Keith is the co-founder and CEO of Designli, an app development firm in Greenville, SC. He started the company with his long-time friend and co-founder, Joshua Tucker. 10 years into the business, Designli has won numerous awards, being named to the Inc. 5000 and selected as one of the top app development companies in the United States.
In your own words, what’s your role in the app business right now?
My role is to help our customers navigate the art, science, and business of mobile app development. It’s an art because your app should be beautiful enough to create a memorable user experience. It’s a science because we use custom code to meet all of the client’s requirements. Finally, it’s a business–it’s our job to turn your investment into a profitable piece of software.
How did you end up working in apps? / get started?
All I wanted for my 10th birthday was a domain name. Fast forward a few years to high school, and when my mom told me to get a summer job I opted to sell my website instead, rather than start mowing lawns.
While working on my B.S. in Mechanical Engineering from Ohio State University, I spent my time coding websites and launching the Ohio State Freestyle Rap and Beatbox Club, which grew to be one of the largest student-run organizations on campus. I paired up with Joshua (co-founder) to build a college startup, Applits, named Inc.com’s “Coolest College Startup of 2014,” and have been leading app and web-app projects with Designli ever since.
What are you most excited about in apps right now? (tech, trends, people, verticals)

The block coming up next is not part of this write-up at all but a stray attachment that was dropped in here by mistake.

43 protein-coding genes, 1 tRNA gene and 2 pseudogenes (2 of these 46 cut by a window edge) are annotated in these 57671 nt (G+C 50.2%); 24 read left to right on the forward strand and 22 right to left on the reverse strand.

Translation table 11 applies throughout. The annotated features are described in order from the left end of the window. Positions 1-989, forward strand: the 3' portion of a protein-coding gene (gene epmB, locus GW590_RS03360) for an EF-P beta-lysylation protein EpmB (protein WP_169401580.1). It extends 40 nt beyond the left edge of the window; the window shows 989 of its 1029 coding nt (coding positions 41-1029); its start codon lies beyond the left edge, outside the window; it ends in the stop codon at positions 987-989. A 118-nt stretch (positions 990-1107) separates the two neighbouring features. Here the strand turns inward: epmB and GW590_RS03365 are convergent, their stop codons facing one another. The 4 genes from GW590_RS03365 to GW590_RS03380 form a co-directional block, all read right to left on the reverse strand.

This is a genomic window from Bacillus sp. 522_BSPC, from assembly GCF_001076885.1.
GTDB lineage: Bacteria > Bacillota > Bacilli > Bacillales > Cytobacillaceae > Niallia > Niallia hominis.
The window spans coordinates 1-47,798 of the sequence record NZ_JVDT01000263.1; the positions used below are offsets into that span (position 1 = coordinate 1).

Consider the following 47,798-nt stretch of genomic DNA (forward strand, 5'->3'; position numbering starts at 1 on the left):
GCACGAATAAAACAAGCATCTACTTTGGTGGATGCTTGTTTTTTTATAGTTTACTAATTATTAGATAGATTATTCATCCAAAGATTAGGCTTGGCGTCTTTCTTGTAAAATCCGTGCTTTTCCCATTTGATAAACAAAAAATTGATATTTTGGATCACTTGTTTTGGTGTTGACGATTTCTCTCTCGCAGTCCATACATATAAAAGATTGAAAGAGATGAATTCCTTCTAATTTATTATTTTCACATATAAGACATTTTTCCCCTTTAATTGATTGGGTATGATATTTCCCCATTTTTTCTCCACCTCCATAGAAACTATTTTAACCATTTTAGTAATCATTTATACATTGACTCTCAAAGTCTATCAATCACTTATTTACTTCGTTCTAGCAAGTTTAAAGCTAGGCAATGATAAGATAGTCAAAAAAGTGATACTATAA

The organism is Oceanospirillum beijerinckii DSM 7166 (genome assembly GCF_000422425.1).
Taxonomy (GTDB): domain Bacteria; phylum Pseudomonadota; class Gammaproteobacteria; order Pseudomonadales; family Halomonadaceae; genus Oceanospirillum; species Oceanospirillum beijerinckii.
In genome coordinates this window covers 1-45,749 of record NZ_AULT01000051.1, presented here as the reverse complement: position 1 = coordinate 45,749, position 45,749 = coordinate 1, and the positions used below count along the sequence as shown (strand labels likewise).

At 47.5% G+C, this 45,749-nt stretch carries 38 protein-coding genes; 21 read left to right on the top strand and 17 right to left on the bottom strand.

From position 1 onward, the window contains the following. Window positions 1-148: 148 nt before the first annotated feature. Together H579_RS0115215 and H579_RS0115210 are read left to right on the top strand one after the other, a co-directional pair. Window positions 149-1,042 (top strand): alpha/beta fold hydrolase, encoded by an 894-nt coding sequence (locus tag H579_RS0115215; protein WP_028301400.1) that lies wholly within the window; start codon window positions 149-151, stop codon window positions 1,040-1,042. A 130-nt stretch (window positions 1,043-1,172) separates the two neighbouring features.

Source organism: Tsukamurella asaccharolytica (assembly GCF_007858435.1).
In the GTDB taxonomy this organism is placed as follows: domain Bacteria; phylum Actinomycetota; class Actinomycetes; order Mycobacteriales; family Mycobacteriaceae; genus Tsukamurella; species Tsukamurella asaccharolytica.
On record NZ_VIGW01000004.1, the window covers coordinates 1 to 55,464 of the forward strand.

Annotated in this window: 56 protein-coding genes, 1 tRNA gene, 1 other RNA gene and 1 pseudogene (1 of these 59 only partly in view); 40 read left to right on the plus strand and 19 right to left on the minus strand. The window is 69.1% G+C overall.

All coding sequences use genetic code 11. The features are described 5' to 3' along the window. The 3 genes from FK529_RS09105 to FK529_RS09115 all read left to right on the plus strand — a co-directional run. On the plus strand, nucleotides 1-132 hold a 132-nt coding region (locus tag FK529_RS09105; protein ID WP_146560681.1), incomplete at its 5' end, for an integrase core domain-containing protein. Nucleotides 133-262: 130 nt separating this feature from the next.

I am really excited that apps are becoming accessible to more businesses. Several years ago, it was relatively rare for a brand to launch its own custom app. Now companies have realized that custom software like a web app or mobile app can extend their offerings and help them scale. Business leaders don’t have to settle for out-of-the-box solutions.
What other companies in the app space do you rate/ inspire you and why?
We, at Designli, are big fans of Atlassian. They’ve developed an incredible suite of business apps. It just so happens that we also use a lot of their software to keep our own clients’ projects on track.
What do you like most about working in apps?
My favorite thing about working in apps–by far–is connecting with all of our different clients. We get to learn about all kinds of companies, solve unique technical challenges, and work towards various business goals. We never stop learning.
What one thing would you change about the app industry / market?
I think most app development agencies could do much better with their quoting process. Flat-rate, per-project pricing can force development firms into that old waterfall method. We’re trying to change that with our on-demand product teams and agile processes.
Where do you think there’s an opportunity for apps / or unmet needs?
A lot of people are obsessed with fintech apps and ERP-centric apps right now, but we don’t think about opportunities as being limited to one type of idea. The best apps come from people with deep knowledge of specific industries. If you have a novel approach to solving a costly problem, you have a great app idea.
If you weren’t working in apps what would you be doing?
I’d be teaming up with a software company–perhaps a SAAS product I believe in–to participate in their sales operation. I really enjoy getting to know customers, building trust, and explaining the value of products and services that I know can help the client. So, if it wasn’t my own business, I’d probably seek this type of role in another software company.
iOS or Android?
While I’m an Android (Google Pixel) user myself when it comes to helping clients navigate the “iOS or Android?” question regarding what platform to build their app on, they don’t need to decide – we focus on cross-platform development.
Is there anything else we should know about you?
If you see me out and about, ask me to show you videos of me waterskiing without skis.
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